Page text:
As it turns out, it is a pretty "heady" tome! If you tore out the Osho and edited it a bit more, you would have a perfect university textbook in humanistic psychology. Of course there are some fault lines to Veeresh's work, but where addiction rules, and whose not to say that we all don't have addictions of one sort or another, then this type of encounter and catharsis work has a record of achievement, and not only within the confines of the Humaniveristy. This book makes this clear by a respectful biography of Veeresh's eclectic past, and the debt he owes to all those therapies he not only visited, but commendably immersed himself in, earlier in life. However the book does not include the self-criticism that many other books on similar therapies readily admit, that such therapies find strategies to replace maybe bad (socially unacceptable) habits by good (socially acceptable), but often genuinely wonder whether those undergoing therapy end up really by "seizing the day", and embrace true self-reliance – outside the groups or communities in which they therapise. Of whether, in the jargon of psychological theory, they replace one totalitarian ego "boss" by another, and that "boss" often reflects the social "conventions" of the communities to which they belong. This book could do with a bit of that type of self-criticism, if it were to claim a wider appeal and audience.
Veeresh's work IS eclectic, and it therefore cannot offer itself at the alter of some overarching psychological theoretical framework. Some attempt at a "universal" psychological theory must embrace not only neurosis, but psychosis, and so-called normality, and somehow reach all human dilemmas, and offer some kind of explanation and insight into them. Hence this book would have been wise to avoid describing itself as a psychological theory. However it can offer for those who don't know him, some good and honest , biographical narrative on Veeresh's own commendable battles with addiction, and for those maybe who wish to take their acquaintance with Veeresh and his "Humaniversity" therapy further, a useful handbook.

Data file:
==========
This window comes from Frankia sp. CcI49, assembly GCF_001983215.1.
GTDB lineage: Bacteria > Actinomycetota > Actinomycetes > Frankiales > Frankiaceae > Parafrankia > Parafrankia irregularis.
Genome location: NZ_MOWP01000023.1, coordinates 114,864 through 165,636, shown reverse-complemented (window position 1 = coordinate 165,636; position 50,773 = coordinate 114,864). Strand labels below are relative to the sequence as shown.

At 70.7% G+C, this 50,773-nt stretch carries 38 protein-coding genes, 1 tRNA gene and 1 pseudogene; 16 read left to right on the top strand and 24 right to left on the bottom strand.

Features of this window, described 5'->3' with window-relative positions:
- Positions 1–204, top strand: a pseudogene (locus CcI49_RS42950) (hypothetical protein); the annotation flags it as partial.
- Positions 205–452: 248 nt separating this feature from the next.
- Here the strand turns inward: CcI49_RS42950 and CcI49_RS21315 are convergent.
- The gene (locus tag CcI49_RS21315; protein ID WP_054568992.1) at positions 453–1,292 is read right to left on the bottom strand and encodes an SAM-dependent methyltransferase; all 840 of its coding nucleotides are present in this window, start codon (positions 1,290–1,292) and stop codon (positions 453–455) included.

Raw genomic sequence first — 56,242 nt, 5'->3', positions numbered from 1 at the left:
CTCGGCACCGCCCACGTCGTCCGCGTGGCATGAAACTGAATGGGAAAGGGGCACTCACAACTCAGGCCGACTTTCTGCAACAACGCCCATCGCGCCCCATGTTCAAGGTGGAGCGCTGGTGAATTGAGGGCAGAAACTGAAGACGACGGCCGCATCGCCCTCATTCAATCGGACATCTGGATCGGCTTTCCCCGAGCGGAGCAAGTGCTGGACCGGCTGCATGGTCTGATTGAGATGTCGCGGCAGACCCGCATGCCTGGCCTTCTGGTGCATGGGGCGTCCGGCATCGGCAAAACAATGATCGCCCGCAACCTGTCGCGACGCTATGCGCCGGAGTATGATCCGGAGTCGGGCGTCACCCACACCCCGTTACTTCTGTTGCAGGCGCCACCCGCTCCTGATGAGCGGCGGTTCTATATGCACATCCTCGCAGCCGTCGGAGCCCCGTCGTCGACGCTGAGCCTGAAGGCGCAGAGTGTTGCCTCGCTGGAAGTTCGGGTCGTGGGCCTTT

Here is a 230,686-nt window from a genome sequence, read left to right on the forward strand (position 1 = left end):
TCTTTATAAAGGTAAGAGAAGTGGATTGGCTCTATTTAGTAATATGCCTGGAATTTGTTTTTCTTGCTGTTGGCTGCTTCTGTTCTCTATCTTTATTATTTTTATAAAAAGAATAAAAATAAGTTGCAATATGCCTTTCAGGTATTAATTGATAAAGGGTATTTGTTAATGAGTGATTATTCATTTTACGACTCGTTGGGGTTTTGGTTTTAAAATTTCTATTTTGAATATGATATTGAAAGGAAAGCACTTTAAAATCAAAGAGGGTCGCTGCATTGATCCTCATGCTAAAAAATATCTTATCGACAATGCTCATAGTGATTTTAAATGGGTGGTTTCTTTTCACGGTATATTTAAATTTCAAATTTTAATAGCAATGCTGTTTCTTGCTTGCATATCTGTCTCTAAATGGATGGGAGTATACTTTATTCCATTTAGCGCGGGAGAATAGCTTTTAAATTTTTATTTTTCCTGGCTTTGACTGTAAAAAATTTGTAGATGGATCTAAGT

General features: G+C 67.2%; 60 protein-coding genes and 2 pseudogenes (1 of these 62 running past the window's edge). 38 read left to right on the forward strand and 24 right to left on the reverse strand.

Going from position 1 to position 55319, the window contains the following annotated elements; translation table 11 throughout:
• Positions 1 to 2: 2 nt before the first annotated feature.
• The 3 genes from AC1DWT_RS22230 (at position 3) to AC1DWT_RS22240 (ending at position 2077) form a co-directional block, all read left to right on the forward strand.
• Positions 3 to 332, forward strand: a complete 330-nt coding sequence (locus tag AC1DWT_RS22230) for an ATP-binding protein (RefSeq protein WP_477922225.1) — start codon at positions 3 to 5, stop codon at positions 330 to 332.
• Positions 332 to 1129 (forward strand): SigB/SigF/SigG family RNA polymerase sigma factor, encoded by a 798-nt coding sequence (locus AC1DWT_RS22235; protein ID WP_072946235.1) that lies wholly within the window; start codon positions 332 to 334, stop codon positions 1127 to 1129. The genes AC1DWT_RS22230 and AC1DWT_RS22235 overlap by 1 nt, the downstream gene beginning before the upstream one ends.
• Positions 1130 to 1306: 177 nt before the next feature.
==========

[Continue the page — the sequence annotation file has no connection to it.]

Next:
(This book can be obtained through Osho Purnima website or telephone Purnima mail order on (from UK) 01268 584141)

Death of Michel De Salzmann

The last living link with George Gurdjieff, who Osho was said to have rated above all other 20th century teachers, has recently died. Michel de Saltzmann must have had good karma, for he spent almost all of his childhood around Gurdjieff. He was the son of Jeanne and Alexandre Salzmann, who were amongst Gurdjieff's leading disciples for over 20 years, whilst he was alive. Michel's mother, Jeanne de Salzmann was particularly involved with Gurdjieff's dances and movements, and helped to bring them to the screen in Peter Brook's film "Meetings with Remarkable Men" (1979). Jeanne herself lived to 101, but refused to write a single line of memoir about Gurdjieff, which in a way authenticated her discipleship.
Michel was almost equally silent, but kept the work of Gurdjieff alive by his devotion to the "Institute Gurdjieff" in Paris which continued to act as a conduit of Gurdjieff's teachings. However one thing he wrote about Gurdjieff is truly worthy of remembrance, and bespeaks his personal knowledge of the real man. He wrote, "he was a danger. A real threat. A threat for one's self-calming, a threat for the little regard one had for oneself, a threat for the comfortable repertoire where we generally live. But at the moment when the threat appeared, like a ditch to cross, a threshold to step over, one was helped to cross it by his presence itself." I think this eloquently echoes the feelings of many of us who subsequently lived in Osho's Buddhafield.
Parmartha (Dec, 2001)